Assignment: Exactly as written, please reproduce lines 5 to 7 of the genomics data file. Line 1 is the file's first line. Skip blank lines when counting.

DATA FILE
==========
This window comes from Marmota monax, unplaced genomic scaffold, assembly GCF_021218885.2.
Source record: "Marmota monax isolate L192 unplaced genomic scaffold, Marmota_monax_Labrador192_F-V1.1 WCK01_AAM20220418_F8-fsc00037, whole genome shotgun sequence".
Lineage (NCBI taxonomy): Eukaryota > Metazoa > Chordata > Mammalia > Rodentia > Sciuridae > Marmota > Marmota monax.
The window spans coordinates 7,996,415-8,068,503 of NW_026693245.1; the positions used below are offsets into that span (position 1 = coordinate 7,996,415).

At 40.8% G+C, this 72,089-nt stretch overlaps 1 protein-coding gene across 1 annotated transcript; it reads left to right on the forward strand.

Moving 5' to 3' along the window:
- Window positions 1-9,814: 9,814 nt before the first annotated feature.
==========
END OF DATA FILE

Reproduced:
At 40.8% G+C, this 72,089-nt stretch overlaps 1 protein-coding gene across 1 annotated transcript; it reads left to right on the forward strand.

Moving 5' to 3' along the window:
- Window positions 1-9,814: 9,814 nt before the first annotated feature.